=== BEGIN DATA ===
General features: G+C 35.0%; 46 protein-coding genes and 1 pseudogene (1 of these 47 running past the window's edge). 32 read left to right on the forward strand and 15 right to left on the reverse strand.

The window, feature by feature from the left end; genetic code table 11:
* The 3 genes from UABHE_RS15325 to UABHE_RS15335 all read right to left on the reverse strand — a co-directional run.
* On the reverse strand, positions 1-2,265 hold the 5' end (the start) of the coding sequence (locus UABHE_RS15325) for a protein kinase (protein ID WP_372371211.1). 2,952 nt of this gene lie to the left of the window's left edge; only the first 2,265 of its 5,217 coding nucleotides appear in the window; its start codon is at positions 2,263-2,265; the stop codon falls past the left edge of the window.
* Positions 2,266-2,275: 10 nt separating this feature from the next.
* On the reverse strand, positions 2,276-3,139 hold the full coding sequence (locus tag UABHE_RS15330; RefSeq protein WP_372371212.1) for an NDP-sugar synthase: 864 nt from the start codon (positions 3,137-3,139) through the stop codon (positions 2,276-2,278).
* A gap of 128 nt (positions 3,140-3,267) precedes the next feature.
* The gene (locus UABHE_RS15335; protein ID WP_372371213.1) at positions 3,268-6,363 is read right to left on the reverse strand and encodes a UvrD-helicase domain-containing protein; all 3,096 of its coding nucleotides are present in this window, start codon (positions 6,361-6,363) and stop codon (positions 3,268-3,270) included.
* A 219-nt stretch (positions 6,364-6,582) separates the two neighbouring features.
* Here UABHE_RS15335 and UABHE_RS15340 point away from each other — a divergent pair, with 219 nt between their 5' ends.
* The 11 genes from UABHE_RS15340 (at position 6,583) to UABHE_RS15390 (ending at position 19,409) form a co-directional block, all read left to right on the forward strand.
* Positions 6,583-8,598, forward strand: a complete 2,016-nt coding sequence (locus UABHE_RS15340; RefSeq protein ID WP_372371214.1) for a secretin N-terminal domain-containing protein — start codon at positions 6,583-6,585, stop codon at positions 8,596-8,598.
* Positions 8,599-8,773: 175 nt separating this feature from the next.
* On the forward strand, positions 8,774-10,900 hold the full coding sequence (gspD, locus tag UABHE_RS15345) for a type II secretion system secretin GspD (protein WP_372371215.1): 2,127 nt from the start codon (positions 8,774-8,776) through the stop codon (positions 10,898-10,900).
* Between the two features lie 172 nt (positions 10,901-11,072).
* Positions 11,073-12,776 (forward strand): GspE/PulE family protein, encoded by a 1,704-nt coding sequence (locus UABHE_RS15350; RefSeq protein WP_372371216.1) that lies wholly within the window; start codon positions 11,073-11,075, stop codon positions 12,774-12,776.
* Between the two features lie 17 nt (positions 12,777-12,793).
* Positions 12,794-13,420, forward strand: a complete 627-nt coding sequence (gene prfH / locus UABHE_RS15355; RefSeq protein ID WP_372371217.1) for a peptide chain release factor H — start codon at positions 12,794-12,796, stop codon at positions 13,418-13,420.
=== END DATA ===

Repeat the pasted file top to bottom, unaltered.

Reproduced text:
General features: G+C 35.0%; 46 protein-coding genes and 1 pseudogene (1 of these 47 running past the window's edge). 32 read left to right on the forward strand and 15 right to left on the reverse strand.

The window, feature by feature from the left end; genetic code table 11:
* The 3 genes from UABHE_RS15325 to UABHE_RS15335 all read right to left on the reverse strand — a co-directional run.
* On the reverse strand, positions 1-2,265 hold the 5' end (the start) of the coding sequence (locus UABHE_RS15325) for a protein kinase (protein ID WP_372371211.1). 2,952 nt of this gene lie to the left of the window's left edge; only the first 2,265 of its 5,217 coding nucleotides appear in the window; its start codon is at positions 2,263-2,265; the stop codon falls past the left edge of the window.
* Positions 2,266-2,275: 10 nt separating this feature from the next.
* On the reverse strand, positions 2,276-3,139 hold the full coding sequence (locus tag UABHE_RS15330; RefSeq protein WP_372371212.1) for an NDP-sugar synthase: 864 nt from the start codon (positions 3,137-3,139) through the stop codon (positions 2,276-2,278).
* A gap of 128 nt (positions 3,140-3,267) precedes the next feature.
* The gene (locus UABHE_RS15335; protein ID WP_372371213.1) at positions 3,268-6,363 is read right to left on the reverse strand and encodes a UvrD-helicase domain-containing protein; all 3,096 of its coding nucleotides are present in this window, start codon (positions 6,361-6,363) and stop codon (positions 3,268-3,270) included.
* A 219-nt stretch (positions 6,364-6,582) separates the two neighbouring features.
* Here UABHE_RS15335 and UABHE_RS15340 point away from each other — a divergent pair, with 219 nt between their 5' ends.
* The 11 genes from UABHE_RS15340 (at position 6,583) to UABHE_RS15390 (ending at position 19,409) form a co-directional block, all read left to right on the forward strand.
* Positions 6,583-8,598, forward strand: a complete 2,016-nt coding sequence (locus UABHE_RS15340; RefSeq protein ID WP_372371214.1) for a secretin N-terminal domain-containing protein — start codon at positions 6,583-6,585, stop codon at positions 8,596-8,598.
* Positions 8,599-8,773: 175 nt separating this feature from the next.
* On the forward strand, positions 8,774-10,900 hold the full coding sequence (gspD, locus tag UABHE_RS15345) for a type II secretion system secretin GspD (protein WP_372371215.1): 2,127 nt from the start codon (positions 8,774-8,776) through the stop codon (positions 10,898-10,900).
* Between the two features lie 172 nt (positions 10,901-11,072).
* Positions 11,073-12,776 (forward strand): GspE/PulE family protein, encoded by a 1,704-nt coding sequence (locus UABHE_RS15350; RefSeq protein WP_372371216.1) that lies wholly within the window; start codon positions 11,073-11,075, stop codon positions 12,774-12,776.
* Between the two features lie 17 nt (positions 12,777-12,793).
* Positions 12,794-13,420, forward strand: a complete 627-nt coding sequence (gene prfH / locus UABHE_RS15355; RefSeq protein ID WP_372371217.1) for a peptide chain release factor H — start codon at positions 12,794-12,796, stop codon at positions 13,418-13,420.